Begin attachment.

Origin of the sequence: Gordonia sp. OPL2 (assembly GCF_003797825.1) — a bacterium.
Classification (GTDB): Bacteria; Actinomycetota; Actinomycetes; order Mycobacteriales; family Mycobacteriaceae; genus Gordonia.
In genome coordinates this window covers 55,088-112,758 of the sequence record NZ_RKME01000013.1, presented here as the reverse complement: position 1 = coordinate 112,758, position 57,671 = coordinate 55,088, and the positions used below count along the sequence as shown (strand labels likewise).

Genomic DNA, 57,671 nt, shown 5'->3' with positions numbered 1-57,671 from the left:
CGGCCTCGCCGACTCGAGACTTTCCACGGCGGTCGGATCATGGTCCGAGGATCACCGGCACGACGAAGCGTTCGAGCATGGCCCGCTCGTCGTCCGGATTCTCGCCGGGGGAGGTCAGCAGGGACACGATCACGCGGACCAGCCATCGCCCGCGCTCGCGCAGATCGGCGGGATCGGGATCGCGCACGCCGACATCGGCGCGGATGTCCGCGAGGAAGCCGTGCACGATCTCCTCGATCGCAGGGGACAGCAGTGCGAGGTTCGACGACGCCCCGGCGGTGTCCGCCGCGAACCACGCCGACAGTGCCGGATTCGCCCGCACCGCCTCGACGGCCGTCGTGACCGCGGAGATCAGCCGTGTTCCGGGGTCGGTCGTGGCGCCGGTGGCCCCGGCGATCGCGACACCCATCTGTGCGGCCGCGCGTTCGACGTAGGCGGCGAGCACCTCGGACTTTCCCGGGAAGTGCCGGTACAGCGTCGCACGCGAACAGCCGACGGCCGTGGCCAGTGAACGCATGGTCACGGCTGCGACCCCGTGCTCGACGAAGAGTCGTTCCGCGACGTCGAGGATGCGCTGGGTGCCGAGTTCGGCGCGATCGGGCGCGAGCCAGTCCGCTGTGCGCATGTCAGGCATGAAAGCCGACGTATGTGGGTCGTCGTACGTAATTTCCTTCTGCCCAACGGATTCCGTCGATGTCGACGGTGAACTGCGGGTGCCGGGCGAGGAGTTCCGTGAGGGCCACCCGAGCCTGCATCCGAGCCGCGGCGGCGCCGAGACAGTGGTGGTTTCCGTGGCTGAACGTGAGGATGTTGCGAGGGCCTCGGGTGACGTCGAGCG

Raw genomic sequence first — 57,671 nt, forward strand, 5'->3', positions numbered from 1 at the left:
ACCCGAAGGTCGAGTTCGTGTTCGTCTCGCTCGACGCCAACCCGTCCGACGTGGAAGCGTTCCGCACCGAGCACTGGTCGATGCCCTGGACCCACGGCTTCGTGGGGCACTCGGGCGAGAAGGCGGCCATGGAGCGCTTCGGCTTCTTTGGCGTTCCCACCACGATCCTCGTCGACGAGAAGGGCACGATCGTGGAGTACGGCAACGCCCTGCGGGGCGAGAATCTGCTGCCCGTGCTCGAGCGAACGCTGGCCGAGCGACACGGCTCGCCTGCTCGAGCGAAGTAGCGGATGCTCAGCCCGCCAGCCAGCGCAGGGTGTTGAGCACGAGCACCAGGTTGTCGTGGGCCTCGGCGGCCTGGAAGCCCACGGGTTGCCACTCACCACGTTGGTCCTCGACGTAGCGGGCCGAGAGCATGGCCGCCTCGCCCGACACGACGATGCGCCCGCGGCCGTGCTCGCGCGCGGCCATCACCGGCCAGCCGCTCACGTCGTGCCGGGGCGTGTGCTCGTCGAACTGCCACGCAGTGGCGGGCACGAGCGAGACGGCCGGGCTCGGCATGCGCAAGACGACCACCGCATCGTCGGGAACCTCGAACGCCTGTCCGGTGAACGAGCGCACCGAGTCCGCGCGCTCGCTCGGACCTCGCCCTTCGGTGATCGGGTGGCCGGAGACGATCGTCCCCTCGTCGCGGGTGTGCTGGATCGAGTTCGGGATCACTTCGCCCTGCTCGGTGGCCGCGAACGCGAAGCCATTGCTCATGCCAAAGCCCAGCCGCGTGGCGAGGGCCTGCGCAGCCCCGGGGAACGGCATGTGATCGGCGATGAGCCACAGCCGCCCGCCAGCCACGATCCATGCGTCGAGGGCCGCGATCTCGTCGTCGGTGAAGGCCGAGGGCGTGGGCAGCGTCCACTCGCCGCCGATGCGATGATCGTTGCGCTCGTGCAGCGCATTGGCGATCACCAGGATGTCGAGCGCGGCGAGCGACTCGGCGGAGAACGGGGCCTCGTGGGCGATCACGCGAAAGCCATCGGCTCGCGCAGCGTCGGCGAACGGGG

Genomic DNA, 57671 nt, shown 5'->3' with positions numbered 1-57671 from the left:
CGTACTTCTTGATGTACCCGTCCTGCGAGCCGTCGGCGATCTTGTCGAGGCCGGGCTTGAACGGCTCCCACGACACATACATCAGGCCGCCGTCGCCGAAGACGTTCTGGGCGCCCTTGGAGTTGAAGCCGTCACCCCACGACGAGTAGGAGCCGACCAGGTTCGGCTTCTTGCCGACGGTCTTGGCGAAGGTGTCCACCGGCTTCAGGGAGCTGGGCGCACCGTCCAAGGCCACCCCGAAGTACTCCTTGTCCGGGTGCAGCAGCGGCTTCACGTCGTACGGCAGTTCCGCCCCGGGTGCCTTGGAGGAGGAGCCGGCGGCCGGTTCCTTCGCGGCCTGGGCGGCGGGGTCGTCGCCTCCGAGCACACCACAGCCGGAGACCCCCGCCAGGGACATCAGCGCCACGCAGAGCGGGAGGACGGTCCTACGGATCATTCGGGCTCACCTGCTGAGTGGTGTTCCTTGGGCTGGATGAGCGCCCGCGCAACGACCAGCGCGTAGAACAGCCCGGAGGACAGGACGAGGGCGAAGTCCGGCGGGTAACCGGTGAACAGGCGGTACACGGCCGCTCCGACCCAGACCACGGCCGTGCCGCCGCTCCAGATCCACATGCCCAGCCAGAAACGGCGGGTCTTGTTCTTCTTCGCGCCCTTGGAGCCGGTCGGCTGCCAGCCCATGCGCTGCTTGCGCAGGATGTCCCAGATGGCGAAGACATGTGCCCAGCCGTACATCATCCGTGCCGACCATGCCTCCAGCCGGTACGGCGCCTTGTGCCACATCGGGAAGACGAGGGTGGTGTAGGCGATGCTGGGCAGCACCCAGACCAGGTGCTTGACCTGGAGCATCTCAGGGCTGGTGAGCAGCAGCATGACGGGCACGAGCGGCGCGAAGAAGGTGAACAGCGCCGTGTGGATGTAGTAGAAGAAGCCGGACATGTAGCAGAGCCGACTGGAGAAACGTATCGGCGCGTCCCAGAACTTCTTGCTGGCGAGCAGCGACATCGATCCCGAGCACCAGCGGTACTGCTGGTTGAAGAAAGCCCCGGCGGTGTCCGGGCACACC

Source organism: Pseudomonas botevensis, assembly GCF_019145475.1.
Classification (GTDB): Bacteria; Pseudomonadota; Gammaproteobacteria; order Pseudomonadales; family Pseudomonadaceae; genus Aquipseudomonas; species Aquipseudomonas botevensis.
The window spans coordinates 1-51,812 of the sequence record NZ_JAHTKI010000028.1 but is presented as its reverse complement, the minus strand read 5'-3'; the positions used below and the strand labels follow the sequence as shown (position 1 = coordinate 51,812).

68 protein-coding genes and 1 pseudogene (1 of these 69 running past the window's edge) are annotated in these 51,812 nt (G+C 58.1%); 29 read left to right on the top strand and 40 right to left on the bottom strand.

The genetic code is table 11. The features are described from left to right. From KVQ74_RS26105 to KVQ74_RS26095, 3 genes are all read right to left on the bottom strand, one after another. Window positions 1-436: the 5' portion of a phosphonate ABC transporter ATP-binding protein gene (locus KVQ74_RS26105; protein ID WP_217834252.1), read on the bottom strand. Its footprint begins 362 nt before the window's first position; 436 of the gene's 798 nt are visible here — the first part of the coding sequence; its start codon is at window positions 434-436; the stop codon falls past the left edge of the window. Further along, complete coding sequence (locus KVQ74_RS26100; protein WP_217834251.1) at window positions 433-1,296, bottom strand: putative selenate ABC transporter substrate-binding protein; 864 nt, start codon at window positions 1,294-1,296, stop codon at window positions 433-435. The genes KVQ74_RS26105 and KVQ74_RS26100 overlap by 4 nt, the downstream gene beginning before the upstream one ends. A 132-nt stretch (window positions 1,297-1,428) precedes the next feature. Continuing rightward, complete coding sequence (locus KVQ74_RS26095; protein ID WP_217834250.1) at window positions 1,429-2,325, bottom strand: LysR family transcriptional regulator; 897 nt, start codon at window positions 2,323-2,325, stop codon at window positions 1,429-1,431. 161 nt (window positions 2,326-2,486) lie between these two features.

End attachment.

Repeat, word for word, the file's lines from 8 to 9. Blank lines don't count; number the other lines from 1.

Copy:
Genomic DNA, 57671 nt, shown 5'->3' with positions numbered 1-57671 from the left:
CGTACTTCTTGATGTACCCGTCCTGCGAGCCGTCGGCGATCTTGTCGAGGCCGGGCTTGAACGGCTCCCACGACACATACATCAGGCCGCCGTCGCCGAAGACGTTCTGGGCGCCCTTGGAGTTGAAGCCGTCACCCCACGACGAGTAGGAGCCGACCAGGTTCGGCTTCTTGCCGACGGTCTTGGCGAAGGTGTCCACCGGCTTCAGGGAGCTGGGCGCACCGTCCAAGGCCACCCCGAAGTACTCCTTGTCCGGGTGCAGCAGCGGCTTCACGTCGTACGGCAGTTCCGCCCCGGGTGCCTTGGAGGAGGAGCCGGCGGCCGGTTCCTTCGCGGCCTGGGCGGCGGGGTCGTCGCCTCCGAGCACACCACAGCCGGAGACCCCCGCCAGGGACATCAGCGCCACGCAGAGCGGGAGGACGGTCCTACGGATCATTCGGGCTCACCTGCTGAGTGGTGTTCCTTGGGCTGGATGAGCGCCCGCGCAACGACCAGCGCGTAGAACAGCCCGGAGGACAGGACGAGGGCGAAGTCCGGCGGGTAACCGGTGAACAGGCGGTACACGGCCGCTCCGACCCAGACCACGGCCGTGCCGCCGCTCCAGATCCACATGCCCAGCCAGAAACGGCGGGTCTTGTTCTTCTTCGCGCCCTTGGAGCCGGTCGGCTGCCAGCCCATGCGCTGCTTGCGCAGGATGTCCCAGATGGCGAAGACATGTGCCCAGCCGTACATCATCCGTGCCGACCATGCCTCCAGCCGGTACGGCGCCTTGTGCCACATCGGGAAGACGAGGGTGGTGTAGGCGATGCTGGGCAGCACCCAGACCAGGTGCTTGACCTGGAGCATCTCAGGGCTGGTGAGCAGCAGCATGACGGGCACGAGCGGCGCGAAGAAGGTGAACAGCGCCGTGTGGATGTAGTAGAAGAAGCCGGACATGTAGCAGAGCCGACTGGAGAAACGTATCGGCGCGTCCCAGAACTTCTTGCTGGCGAGCAGCGACATCGATCCCGAGCACCAGCGGTACTGCTGGTTGAAGAAAGCCCCGGCGGTGTCCGGGCACACC